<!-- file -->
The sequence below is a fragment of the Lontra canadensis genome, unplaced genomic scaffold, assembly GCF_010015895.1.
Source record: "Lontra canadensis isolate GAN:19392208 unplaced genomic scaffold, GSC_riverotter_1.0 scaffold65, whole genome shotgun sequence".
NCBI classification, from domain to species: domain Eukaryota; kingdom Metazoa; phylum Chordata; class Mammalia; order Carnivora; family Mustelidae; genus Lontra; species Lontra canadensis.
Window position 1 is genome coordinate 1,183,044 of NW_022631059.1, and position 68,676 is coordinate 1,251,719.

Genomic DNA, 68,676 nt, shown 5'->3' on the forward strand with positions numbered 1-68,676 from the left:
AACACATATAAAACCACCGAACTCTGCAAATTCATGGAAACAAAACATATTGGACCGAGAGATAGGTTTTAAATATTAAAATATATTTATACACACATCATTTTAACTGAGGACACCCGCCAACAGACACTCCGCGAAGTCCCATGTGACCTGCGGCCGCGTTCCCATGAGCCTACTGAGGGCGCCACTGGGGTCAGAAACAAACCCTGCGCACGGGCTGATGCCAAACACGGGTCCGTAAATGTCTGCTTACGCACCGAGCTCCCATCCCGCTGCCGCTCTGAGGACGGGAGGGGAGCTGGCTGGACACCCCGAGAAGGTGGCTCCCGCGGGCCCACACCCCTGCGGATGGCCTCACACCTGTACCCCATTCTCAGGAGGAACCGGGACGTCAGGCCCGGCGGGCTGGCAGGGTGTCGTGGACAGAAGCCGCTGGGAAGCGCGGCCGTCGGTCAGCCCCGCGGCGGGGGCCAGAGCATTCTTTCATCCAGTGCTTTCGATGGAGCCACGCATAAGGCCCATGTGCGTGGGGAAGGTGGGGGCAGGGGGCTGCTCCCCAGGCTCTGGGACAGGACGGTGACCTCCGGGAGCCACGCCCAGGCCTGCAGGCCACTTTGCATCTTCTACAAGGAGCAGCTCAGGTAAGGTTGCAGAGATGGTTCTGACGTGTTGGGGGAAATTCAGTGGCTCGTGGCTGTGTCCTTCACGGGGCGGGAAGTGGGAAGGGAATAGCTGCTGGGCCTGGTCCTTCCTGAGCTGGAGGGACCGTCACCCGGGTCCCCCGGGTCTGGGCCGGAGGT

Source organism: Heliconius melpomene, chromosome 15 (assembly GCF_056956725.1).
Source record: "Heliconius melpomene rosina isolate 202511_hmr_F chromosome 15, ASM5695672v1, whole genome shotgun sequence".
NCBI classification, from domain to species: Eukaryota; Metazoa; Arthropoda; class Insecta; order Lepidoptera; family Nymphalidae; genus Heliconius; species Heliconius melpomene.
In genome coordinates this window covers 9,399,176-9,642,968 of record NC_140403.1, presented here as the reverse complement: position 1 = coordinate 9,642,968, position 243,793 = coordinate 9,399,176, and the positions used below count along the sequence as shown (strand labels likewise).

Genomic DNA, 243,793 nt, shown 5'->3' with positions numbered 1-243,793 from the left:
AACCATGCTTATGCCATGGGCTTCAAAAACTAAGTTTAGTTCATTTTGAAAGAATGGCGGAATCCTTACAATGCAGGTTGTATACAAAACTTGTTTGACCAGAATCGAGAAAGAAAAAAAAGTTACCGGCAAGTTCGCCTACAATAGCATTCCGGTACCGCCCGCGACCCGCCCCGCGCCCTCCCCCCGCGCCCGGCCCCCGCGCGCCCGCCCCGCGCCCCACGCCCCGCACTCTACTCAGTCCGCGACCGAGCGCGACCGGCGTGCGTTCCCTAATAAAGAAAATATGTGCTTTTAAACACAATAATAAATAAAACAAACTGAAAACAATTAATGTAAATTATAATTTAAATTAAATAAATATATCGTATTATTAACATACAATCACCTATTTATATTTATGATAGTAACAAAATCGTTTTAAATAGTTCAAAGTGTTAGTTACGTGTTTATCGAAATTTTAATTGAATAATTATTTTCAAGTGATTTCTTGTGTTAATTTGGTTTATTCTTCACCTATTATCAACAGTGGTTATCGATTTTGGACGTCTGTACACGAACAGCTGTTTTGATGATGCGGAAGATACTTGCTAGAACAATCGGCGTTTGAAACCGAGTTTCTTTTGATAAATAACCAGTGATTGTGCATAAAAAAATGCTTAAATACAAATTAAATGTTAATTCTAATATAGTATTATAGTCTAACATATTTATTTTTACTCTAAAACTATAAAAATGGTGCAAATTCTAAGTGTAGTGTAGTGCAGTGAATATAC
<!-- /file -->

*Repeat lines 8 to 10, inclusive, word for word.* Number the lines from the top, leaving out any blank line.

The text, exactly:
Source record: "Heliconius melpomene rosina isolate 202511_hmr_F chromosome 15, ASM5695672v1, whole genome shotgun sequence".
NCBI classification, from domain to species: Eukaryota; Metazoa; Arthropoda; class Insecta; order Lepidoptera; family Nymphalidae; genus Heliconius; species Heliconius melpomene.
In genome coordinates this window covers 9,399,176-9,642,968 of record NC_140403.1, presented here as the reverse complement: position 1 = coordinate 9,642,968, position 243,793 = coordinate 9,399,176, and the positions used below count along the sequence as shown (strand labels likewise).